Due to financial, political and technical reasons, Cuba, Libya, North Korea, and Poland never completed the construction of their first nuclear plants, and Australia, Azerbaijan, Georgia, Ghana, Ireland, Kuwait, Oman, Peru, Singapore, and Venezuela never built their planned first nuclear plants.[6][7]

OverviewEdit

 
Nations based on nuclear output as a percentage of national power output.
 
Timeline of commissioned and decommissioned nuclear capacity since the 1950s.[8] Positive numbers show the commissioned capacity for each year; negative numbers show the decommissioned capacity for each year.
 
Global status of nuclear deployment as of 2017 (source: see file description)
  Operating reactors, building new reactors
  Operating reactors, planning new build
  No reactors, building new reactors
  No reactors, planning new build
  Operating reactors, stable
  Operating reactors, considering phase-out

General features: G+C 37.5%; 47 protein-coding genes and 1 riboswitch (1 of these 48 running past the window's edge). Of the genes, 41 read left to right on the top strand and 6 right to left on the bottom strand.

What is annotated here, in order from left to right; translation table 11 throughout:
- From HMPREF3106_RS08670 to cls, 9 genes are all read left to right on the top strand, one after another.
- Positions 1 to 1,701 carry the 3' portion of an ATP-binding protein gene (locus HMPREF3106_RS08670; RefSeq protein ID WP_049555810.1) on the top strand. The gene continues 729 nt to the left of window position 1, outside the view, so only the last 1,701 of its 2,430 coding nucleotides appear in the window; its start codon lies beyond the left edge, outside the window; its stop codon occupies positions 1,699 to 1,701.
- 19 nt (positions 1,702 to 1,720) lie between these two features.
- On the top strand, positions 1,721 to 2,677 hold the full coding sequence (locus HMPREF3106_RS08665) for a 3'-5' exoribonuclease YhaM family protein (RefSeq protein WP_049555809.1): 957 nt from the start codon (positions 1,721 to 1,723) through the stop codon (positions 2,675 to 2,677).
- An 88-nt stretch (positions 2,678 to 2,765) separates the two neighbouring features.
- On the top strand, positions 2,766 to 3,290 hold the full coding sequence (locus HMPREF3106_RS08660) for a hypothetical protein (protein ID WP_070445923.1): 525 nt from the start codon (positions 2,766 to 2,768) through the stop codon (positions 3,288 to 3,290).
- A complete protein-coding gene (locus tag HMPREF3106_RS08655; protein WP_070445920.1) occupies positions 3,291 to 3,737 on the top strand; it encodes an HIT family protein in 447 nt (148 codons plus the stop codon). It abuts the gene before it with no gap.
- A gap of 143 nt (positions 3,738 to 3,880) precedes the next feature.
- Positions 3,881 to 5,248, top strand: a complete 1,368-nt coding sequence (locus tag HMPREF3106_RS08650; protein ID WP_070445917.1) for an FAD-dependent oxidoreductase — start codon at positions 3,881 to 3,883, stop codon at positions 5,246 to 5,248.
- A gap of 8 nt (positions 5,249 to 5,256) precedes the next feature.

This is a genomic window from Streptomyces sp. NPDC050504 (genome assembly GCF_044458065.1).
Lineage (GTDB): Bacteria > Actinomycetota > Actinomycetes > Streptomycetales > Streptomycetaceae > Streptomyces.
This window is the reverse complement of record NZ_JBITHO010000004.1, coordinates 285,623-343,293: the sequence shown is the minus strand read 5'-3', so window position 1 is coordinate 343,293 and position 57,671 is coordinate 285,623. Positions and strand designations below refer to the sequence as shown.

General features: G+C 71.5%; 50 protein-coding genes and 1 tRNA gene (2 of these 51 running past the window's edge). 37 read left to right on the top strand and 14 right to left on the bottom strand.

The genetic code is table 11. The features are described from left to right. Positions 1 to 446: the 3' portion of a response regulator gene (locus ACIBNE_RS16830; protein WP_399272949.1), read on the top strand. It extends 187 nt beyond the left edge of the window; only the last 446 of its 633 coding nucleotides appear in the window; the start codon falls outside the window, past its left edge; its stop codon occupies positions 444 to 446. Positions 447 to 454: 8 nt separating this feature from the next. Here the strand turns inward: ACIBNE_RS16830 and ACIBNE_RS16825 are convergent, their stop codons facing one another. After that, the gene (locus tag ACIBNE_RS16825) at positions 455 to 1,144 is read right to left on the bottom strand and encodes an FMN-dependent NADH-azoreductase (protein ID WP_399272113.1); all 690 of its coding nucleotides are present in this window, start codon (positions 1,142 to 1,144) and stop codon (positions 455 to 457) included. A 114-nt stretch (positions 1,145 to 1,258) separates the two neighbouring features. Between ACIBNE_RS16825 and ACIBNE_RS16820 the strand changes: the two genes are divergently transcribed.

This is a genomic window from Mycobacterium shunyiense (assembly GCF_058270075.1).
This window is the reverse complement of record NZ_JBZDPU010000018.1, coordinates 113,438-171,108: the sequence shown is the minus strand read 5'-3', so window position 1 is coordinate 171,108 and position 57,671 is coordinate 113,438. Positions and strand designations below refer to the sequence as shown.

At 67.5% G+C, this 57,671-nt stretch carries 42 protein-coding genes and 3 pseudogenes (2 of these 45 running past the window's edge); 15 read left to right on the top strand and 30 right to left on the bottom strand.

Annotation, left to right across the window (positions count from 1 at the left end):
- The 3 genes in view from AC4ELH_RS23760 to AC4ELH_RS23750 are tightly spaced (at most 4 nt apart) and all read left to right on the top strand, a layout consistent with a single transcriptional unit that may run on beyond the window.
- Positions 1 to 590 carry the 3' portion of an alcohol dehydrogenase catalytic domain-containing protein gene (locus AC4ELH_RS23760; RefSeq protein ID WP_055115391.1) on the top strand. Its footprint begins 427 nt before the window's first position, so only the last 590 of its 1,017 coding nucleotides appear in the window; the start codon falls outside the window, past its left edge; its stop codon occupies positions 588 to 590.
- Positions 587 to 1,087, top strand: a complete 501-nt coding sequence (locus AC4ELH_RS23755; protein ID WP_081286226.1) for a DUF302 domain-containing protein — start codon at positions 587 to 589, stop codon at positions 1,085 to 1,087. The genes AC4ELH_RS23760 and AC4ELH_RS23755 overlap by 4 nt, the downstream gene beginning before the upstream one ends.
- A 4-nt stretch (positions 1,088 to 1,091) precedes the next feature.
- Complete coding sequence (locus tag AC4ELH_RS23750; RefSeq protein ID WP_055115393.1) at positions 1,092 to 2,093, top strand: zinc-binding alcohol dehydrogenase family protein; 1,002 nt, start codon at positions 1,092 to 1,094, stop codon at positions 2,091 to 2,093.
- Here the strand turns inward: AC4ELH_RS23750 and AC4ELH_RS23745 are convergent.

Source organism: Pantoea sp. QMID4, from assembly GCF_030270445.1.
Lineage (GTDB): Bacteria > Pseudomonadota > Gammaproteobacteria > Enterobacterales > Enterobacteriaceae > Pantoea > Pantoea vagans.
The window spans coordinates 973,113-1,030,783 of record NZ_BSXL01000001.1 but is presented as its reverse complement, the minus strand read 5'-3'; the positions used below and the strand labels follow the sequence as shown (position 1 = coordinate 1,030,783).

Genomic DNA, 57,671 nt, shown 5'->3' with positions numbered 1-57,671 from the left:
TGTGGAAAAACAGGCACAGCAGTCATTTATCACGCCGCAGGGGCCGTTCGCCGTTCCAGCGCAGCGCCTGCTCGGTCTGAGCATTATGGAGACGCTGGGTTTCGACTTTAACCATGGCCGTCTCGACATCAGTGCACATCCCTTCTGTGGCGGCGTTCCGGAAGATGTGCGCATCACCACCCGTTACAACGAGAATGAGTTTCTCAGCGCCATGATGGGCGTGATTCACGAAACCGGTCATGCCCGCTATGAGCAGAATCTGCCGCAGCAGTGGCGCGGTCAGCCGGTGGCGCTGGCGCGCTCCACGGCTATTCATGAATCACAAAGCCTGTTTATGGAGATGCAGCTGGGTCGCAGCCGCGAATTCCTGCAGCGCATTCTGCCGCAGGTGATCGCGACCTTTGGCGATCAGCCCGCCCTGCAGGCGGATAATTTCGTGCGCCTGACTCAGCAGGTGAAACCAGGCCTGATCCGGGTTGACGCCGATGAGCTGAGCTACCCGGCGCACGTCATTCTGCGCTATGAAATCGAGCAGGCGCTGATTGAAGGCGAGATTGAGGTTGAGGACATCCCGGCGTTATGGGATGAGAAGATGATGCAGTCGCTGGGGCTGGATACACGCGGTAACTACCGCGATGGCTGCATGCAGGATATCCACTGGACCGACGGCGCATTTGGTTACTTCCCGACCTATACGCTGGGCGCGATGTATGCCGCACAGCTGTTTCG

Civil nuclear power is illegal
  No reactors
 
Nuclear power plants in Europe

Of the 31 countries in which nuclear power plants operate, only France, Slovakia, Ukraine, and Hungary use them as the source for a majority of the country's electricity supply as of 2018. Other countries have significant amounts of nuclear power generation capacity.[9] By far the largest nuclear electricity producers are the United States with 808,028 GWh of nuclear electricity in 2019, followed by France with 395,908 GWh.[9] As of December 2018, 457 reactors with a net capacity of 401,837 MWe are operational, and 54 reactors with net capacity of 55,364 MWe are under construction. Of the reactors under construction, 11 reactors with 10,982 MWe are in China.[10]

Nuclear power by country in 2018[9][8][1]
Country Reactors Capacity
Net-total (MWe)
Generated
electricity (GWh)
Share of total
electricity use
Notes
operational U/C
  Argentina 3 1 1633 6452.97 4.7%
  Armenia 1 0 375 1898.08 25.6%
  Bangladesh 0 2 N/A N/A N/A
  Belarus 0 2 N/A N/A N/A
  Belgium 7 0 5918 27251.38 39.0%
  Brazil 2 1 1884 14786.95 2.7%
  Bulgaria 2 0 1966 15444.71 34.7%